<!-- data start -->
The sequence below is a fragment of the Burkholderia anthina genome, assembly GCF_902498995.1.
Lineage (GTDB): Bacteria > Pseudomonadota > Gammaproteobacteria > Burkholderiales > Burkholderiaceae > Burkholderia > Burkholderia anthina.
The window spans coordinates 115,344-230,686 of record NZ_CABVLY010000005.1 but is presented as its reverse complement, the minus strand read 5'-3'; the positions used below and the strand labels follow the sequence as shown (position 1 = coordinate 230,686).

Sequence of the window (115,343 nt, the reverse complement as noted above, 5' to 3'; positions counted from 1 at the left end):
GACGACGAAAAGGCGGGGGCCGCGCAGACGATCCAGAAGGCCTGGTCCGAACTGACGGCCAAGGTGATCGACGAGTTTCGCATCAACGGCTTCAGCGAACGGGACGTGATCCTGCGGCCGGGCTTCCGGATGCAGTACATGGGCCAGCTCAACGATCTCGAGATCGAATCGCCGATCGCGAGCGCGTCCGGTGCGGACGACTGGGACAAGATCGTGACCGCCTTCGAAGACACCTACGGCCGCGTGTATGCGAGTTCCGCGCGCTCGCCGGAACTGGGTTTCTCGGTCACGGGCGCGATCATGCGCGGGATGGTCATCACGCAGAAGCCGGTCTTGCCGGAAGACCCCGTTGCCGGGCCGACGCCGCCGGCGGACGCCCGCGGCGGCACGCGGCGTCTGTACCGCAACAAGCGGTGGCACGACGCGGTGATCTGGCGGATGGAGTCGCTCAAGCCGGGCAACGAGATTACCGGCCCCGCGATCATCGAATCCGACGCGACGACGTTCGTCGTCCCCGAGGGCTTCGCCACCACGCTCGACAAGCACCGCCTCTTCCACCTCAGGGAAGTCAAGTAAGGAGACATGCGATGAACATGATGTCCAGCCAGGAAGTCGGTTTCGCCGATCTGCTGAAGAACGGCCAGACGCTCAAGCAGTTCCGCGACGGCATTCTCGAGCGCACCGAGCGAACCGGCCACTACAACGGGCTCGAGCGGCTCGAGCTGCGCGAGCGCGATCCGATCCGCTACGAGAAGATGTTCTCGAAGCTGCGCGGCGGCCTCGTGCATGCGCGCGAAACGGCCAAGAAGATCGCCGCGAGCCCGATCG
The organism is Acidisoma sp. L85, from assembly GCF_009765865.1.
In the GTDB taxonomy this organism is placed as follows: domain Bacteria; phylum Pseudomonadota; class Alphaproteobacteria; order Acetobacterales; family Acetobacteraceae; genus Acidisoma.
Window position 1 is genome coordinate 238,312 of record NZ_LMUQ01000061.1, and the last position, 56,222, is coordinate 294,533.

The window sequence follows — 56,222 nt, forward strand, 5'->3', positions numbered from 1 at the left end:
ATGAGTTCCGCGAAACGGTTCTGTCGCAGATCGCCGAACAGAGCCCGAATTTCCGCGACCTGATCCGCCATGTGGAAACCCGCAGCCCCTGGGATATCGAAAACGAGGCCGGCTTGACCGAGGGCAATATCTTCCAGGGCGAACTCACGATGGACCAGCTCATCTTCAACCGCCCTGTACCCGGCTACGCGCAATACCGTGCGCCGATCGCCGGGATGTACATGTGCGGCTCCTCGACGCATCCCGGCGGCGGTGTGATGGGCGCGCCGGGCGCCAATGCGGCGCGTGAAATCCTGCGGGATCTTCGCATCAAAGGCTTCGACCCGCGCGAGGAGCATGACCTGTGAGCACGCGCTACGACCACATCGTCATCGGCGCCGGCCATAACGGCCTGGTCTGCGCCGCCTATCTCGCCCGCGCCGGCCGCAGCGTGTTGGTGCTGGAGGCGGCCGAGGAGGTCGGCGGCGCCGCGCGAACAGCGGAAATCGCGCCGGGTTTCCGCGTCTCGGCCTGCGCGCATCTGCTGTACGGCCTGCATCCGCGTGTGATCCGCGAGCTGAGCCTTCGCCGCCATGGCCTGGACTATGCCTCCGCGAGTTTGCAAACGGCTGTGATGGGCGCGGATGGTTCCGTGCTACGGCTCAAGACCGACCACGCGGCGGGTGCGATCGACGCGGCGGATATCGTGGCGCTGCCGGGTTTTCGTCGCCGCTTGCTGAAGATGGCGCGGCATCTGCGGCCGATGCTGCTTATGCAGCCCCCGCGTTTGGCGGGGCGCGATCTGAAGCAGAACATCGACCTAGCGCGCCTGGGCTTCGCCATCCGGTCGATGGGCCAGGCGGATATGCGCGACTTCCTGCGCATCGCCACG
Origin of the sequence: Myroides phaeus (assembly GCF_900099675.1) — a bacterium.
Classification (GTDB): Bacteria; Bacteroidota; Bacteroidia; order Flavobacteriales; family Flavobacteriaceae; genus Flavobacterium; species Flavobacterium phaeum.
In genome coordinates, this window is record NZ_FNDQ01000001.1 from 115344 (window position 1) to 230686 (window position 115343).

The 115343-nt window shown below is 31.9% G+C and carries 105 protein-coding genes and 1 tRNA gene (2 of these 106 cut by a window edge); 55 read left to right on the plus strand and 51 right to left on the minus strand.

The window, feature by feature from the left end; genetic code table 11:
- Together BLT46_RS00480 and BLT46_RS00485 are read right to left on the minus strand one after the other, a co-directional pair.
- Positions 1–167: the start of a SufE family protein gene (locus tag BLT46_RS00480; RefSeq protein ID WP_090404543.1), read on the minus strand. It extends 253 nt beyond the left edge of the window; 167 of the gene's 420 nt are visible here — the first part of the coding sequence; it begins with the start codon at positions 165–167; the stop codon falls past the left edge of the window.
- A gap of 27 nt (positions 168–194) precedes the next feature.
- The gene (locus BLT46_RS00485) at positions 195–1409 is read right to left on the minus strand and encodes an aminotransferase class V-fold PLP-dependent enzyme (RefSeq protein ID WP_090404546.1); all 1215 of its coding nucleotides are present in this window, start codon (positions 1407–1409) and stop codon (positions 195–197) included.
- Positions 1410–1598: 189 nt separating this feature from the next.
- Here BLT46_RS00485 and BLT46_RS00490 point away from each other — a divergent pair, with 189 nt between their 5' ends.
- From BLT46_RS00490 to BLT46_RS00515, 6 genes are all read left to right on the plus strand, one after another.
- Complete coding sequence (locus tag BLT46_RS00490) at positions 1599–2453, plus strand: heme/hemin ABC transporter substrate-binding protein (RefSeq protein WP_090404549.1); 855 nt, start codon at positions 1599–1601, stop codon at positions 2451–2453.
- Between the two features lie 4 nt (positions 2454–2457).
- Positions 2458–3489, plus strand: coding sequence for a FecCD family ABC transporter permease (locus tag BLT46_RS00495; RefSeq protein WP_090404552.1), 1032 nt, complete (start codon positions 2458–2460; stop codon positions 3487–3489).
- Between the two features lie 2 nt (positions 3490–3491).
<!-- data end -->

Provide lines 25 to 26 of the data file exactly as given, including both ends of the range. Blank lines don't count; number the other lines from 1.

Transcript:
- Positions 2458–3489, plus strand: coding sequence for a FecCD family ABC transporter permease (locus tag BLT46_RS00495; RefSeq protein WP_090404552.1), 1032 nt, complete (start codon positions 2458–2460; stop codon positions 3487–3489).
- Between the two features lie 2 nt (positions 3490–3491).